The most surprising thing about veganism

I am one week into my month of veganism. In some ways, this diet has gone as expected: I’m eating more vegetables. I spend more time reading food labels. I get less enjoyment out of my daily coffee.¹

But there have been some surprises, too. My favorite breakfast cereal? Not vegan.² Weight loss (after months of post-partum struggles)? Surprisingly effortless (more to come on this topic in a subsequent post). But the most surprising discovery of all?

Being vegan is easy.³

I had imagined it would be difficult, and I’m clearly not alone: when I tell people about my month of veganism, the number one comment I hear is, “that’s got to be hard.” And if we mean “hard” as in “hardship,” then yes, there is some hardship involved (see my coffee comment above). But if we mean “hard” as in “challenging,” well, in many respects, it’s easier to be vegan than omnivorous.

Why? Because we face too many choices in our daily lives. And too many choices cause more unhappiness and more stress, not less. (See this article and this one.) Veganism reduces choice. Whether at a restaurant, or at the office, or in your home kitchen- there are fewer options available to vegans. So you go with what you’re “allowed” to eat, and the choice is made.

No more taxing my brain at restaurants as I scan a menu with endless, delicious-sounding options. I just hone in on the few vegan choices (sometimes only one) and go with it. At work, I turn a blind eye to the homemade banana bread that someone’s mom made (with eggs and butter, assuredly); I ignore the salami, cheese and yogurts in the fridge; I know I’m not allowed to eat these, so they don’t even enter into my consideration set. If I’m hungry, I know exactly what my (few) options are: carrots with hummus or peanut butter; fruits; Kind bars.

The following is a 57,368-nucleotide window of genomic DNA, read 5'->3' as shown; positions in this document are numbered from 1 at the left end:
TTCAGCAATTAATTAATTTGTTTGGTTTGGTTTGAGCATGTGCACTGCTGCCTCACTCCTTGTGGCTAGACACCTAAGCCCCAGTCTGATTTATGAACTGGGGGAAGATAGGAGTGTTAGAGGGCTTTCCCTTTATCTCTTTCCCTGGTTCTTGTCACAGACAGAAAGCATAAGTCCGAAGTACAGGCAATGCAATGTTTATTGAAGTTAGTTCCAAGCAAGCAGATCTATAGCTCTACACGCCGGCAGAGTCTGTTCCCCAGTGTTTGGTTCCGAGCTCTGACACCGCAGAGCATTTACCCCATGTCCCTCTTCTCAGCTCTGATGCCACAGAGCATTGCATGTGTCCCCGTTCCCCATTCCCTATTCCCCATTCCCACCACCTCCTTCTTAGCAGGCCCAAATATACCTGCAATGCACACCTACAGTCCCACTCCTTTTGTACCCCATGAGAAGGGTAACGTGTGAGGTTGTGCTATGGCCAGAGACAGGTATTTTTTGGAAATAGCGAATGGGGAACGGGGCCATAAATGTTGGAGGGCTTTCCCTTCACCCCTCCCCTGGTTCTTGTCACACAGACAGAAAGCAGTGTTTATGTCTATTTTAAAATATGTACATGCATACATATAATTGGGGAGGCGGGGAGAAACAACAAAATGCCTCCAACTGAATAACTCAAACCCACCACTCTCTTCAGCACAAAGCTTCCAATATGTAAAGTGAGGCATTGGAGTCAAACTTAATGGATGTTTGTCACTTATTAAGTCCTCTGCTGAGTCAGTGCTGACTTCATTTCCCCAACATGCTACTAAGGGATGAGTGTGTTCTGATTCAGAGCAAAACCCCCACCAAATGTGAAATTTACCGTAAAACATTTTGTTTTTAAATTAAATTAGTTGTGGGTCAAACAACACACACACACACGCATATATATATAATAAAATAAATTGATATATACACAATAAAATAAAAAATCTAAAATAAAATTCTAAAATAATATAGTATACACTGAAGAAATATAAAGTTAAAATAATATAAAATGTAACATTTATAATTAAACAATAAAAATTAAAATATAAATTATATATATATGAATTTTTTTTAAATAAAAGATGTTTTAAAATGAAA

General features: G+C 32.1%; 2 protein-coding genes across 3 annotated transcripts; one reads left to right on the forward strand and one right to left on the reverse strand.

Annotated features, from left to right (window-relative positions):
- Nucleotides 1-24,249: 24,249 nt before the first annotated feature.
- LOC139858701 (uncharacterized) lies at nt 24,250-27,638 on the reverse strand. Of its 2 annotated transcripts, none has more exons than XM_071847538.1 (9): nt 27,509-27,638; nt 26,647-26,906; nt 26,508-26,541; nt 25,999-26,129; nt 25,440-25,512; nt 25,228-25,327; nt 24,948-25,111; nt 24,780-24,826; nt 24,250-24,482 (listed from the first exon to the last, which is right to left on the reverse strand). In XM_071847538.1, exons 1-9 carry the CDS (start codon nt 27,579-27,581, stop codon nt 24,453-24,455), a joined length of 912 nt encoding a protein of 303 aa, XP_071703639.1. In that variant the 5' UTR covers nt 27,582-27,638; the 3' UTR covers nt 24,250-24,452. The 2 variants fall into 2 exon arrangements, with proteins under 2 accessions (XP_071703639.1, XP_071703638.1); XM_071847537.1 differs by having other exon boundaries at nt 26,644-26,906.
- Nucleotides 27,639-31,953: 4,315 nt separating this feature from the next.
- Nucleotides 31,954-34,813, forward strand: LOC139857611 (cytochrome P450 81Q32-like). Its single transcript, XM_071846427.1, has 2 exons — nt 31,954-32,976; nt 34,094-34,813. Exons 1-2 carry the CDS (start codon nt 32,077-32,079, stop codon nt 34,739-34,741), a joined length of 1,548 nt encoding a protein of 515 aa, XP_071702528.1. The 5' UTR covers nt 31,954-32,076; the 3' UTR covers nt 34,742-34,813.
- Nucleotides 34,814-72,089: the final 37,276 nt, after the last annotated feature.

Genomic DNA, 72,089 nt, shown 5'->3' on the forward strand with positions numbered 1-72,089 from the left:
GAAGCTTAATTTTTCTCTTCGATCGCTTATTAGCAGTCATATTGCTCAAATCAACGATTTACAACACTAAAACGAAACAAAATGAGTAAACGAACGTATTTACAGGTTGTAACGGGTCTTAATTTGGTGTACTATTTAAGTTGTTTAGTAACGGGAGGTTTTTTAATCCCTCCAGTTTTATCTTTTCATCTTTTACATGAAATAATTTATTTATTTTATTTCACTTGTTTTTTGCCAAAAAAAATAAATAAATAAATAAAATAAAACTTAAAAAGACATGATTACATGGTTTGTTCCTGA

Granted, this “easy” aspect of veganism is also part of a trade-off, and many of us would gladly accept the pain of more choices if it means we get, say, half and half in our coffee.

Still, this first week has gone tremendously well, and so far I’m rather enjoying my veganism.

Here’s what I cooked this week:

Coconut-Cardamom Vegan Overnight Oat Parfait from Oh She Glows. Easy, if you don’t bother with the jam (I didn’t). A great portable breakfast, but a little too sweet and rich (for me) for breakfast. Grade: B+

Dark Chocolate Quinoa Breakfast Bowl from Minimalist Baker. I messed this up by just making regular quinoa and then mixing the ingredients in (instead of cooking the quinoa in coconut milk & almond milk) but it was still delicious. Grade: A

Crowd-Pleasing Vegan Caesar Salad from Oh She Glows. No idea whether this is “crowd-pleasing” because I made it only for myself, but I’ve eaten it the past three days, so that should tell you how much I like it. Grade: A+

Ultimate Vegan Mac and Cheese from The Glowing Fridge. This is cool because the “cheese” sauce is made from vegetables, but it comes out the same bright orange color as Kraft Mac & Cheese. My kids loved this and even Graham called it “a winner.” Grade: A-

¹ Soy creamer, almond milk, coconut milk, coconut creamer: I have tried them all. They don’t live up to half and half.

² Trader Joe’s High Fiber Cereal. It has whey in it. Who knew?